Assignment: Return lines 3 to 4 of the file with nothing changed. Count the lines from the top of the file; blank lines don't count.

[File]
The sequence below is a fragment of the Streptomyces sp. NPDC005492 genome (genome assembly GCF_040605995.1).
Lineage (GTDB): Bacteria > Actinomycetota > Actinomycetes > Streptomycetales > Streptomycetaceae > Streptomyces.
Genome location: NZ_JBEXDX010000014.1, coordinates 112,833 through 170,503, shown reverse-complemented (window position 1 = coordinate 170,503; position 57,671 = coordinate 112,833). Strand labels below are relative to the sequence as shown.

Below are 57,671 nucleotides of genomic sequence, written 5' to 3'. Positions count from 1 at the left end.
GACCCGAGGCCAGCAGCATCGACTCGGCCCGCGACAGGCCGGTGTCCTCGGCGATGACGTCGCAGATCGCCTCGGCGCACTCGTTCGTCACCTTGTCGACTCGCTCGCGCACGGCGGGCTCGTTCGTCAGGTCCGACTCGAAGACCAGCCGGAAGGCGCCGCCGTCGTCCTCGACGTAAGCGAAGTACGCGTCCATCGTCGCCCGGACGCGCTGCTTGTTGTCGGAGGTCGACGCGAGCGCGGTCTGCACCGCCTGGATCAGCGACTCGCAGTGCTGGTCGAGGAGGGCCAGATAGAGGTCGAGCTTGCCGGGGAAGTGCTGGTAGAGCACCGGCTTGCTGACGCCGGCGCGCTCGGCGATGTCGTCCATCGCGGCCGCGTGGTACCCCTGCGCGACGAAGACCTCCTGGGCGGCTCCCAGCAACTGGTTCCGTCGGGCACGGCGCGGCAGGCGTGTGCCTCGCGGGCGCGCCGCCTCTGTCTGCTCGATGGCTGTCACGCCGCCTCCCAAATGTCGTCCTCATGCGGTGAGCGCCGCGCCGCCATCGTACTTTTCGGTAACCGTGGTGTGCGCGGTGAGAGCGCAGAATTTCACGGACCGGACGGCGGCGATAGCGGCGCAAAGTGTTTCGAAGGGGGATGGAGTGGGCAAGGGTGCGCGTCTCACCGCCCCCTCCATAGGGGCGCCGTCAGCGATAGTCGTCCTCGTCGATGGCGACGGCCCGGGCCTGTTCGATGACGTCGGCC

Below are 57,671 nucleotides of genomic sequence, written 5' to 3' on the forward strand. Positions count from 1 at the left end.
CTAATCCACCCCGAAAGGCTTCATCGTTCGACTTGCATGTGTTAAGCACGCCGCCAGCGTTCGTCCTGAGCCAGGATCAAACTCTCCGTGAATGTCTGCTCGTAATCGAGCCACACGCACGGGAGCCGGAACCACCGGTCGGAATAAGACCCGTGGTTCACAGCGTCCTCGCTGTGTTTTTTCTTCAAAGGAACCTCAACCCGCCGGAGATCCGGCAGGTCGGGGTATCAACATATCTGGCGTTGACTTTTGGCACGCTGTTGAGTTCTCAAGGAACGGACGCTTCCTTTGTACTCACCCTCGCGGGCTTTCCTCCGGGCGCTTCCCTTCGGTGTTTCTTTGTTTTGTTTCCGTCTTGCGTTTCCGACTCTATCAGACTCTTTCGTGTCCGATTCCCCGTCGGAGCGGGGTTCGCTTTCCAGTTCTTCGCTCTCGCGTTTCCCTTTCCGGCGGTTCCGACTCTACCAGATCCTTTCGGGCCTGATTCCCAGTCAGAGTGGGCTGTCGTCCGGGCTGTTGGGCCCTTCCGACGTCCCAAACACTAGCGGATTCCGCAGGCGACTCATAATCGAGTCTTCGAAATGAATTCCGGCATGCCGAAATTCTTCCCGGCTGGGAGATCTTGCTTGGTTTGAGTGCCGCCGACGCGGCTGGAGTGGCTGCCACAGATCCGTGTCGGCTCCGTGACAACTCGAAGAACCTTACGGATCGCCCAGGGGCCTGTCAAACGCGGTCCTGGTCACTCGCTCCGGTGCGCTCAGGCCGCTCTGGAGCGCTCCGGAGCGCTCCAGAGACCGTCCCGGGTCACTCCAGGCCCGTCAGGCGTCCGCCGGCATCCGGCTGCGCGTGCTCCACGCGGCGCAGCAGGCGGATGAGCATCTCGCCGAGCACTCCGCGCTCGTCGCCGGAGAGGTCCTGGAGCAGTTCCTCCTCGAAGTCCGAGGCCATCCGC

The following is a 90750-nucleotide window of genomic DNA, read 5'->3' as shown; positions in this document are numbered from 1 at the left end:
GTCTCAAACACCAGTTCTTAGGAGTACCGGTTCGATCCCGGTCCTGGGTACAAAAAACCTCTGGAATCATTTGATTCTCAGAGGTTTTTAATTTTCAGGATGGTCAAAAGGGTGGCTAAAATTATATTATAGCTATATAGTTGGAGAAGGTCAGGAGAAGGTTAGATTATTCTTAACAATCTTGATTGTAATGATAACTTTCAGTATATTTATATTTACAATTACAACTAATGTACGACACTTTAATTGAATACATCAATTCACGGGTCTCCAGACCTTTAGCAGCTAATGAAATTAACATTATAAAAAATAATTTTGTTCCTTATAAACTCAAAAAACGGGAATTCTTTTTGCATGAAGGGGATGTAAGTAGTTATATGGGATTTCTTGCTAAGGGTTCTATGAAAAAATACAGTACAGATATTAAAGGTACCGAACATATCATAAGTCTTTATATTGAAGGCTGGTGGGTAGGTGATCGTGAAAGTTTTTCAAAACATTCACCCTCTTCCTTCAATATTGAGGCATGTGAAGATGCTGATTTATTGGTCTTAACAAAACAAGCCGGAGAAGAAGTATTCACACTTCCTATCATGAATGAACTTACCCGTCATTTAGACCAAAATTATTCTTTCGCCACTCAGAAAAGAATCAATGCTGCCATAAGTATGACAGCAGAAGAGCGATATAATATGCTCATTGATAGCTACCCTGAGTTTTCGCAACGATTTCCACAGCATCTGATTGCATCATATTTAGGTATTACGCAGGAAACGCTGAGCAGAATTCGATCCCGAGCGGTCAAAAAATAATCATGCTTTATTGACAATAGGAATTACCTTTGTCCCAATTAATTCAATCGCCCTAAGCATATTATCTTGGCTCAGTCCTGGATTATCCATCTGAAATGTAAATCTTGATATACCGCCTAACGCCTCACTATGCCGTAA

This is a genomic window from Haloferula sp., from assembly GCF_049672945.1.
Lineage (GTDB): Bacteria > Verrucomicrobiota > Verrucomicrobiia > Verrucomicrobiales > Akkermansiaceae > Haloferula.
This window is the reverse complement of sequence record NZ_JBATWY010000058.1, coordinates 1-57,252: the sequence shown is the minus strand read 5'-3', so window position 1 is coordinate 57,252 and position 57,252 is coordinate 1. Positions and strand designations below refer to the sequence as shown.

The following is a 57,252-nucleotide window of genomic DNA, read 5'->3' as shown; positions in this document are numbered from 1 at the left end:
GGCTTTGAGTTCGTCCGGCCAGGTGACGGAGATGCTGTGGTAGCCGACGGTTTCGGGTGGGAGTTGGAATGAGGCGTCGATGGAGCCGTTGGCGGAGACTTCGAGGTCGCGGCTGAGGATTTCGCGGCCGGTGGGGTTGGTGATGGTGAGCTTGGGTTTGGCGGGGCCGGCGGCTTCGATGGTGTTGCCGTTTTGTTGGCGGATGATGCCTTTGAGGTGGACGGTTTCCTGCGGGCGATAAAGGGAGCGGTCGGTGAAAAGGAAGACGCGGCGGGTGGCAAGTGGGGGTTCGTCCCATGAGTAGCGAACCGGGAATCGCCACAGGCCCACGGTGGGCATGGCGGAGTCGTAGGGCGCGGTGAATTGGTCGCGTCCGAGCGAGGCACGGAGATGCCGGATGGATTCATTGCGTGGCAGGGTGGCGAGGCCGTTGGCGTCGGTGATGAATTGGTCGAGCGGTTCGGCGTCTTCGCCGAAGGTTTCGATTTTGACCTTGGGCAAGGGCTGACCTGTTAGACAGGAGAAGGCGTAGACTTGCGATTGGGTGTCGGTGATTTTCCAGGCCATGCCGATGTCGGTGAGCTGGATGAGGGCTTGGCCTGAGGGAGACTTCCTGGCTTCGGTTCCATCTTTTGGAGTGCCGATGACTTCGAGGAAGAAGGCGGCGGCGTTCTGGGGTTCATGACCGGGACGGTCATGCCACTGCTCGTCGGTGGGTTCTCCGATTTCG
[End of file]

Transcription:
Genome location: NZ_JBEXDX010000014.1, coordinates 112,833 through 170,503, shown reverse-complemented (window position 1 = coordinate 170,503; position 57,671 = coordinate 112,833). Strand labels below are relative to the sequence as shown.

Below are 57,671 nucleotides of genomic sequence, written 5' to 3'. Positions count from 1 at the left end.